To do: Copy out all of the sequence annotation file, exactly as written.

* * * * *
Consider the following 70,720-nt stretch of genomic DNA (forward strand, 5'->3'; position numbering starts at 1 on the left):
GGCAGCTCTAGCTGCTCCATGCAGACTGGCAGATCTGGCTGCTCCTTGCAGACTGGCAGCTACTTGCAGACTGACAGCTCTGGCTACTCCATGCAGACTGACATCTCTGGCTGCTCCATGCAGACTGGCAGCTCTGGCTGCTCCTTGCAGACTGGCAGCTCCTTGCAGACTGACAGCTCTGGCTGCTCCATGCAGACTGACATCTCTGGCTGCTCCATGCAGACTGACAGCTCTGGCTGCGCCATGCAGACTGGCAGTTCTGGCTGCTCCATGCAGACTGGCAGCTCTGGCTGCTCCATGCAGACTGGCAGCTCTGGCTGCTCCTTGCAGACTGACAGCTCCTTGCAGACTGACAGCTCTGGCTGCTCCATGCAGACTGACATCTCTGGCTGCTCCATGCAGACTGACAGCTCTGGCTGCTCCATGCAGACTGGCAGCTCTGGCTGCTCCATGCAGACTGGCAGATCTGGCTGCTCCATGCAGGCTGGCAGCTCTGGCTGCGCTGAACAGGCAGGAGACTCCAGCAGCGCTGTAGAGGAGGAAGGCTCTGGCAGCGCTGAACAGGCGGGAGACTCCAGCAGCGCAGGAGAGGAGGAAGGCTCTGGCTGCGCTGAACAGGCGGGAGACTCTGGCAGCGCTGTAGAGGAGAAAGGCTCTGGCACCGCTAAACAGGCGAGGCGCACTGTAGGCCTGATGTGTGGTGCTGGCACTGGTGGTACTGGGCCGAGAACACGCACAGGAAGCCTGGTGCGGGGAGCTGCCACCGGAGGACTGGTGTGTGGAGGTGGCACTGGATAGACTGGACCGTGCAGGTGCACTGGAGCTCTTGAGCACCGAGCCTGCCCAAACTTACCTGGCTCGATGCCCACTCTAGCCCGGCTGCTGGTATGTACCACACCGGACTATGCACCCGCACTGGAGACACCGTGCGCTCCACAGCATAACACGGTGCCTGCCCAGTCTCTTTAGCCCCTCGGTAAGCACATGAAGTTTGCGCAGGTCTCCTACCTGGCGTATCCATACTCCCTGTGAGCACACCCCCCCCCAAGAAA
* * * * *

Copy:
Consider the following 70,720-nt stretch of genomic DNA (forward strand, 5'->3'; position numbering starts at 1 on the left):
GGCAGCTCTAGCTGCTCCATGCAGACTGGCAGATCTGGCTGCTCCTTGCAGACTGGCAGCTACTTGCAGACTGACAGCTCTGGCTACTCCATGCAGACTGACATCTCTGGCTGCTCCATGCAGACTGGCAGCTCTGGCTGCTCCTTGCAGACTGGCAGCTCCTTGCAGACTGACAGCTCTGGCTGCTCCATGCAGACTGACATCTCTGGCTGCTCCATGCAGACTGACAGCTCTGGCTGCGCCATGCAGACTGGCAGTTCTGGCTGCTCCATGCAGACTGGCAGCTCTGGCTGCTCCATGCAGACTGGCAGCTCTGGCTGCTCCTTGCAGACTGACAGCTCCTTGCAGACTGACAGCTCTGGCTGCTCCATGCAGACTGACATCTCTGGCTGCTCCATGCAGACTGACAGCTCTGGCTGCTCCATGCAGACTGGCAGCTCTGGCTGCTCCATGCAGACTGGCAGATCTGGCTGCTCCATGCAGGCTGGCAGCTCTGGCTGCGCTGAACAGGCAGGAGACTCCAGCAGCGCTGTAGAGGAGGAAGGCTCTGGCAGCGCTGAACAGGCGGGAGACTCCAGCAGCGCAGGAGAGGAGGAAGGCTCTGGCTGCGCTGAACAGGCGGGAGACTCTGGCAGCGCTGTAGAGGAGAAAGGCTCTGGCACCGCTAAACAGGCGAGGCGCACTGTAGGCCTGATGTGTGGTGCTGGCACTGGTGGTACTGGGCCGAGAACACGCACAGGAAGCCTGGTGCGGGGAGCTGCCACCGGAGGACTGGTGTGTGGAGGTGGCACTGGATAGACTGGACCGTGCAGGTGCACTGGAGCTCTTGAGCACCGAGCCTGCCCAAACTTACCTGGCTCGATGCCCACTCTAGCCCGGCTGCTGGTATGTACCACACCGGACTATGCACCCGCACTGGAGACACCGTGCGCTCCACAGCATAACACGGTGCCTGCCCAGTCTCTTTAGCCCCTCGGTAAGCACATGAAGTTTGCGCAGGTCTCCTACCTGGCGTATCCATACTCCCTGTGAGCACACCCCCCCCCAAGAAA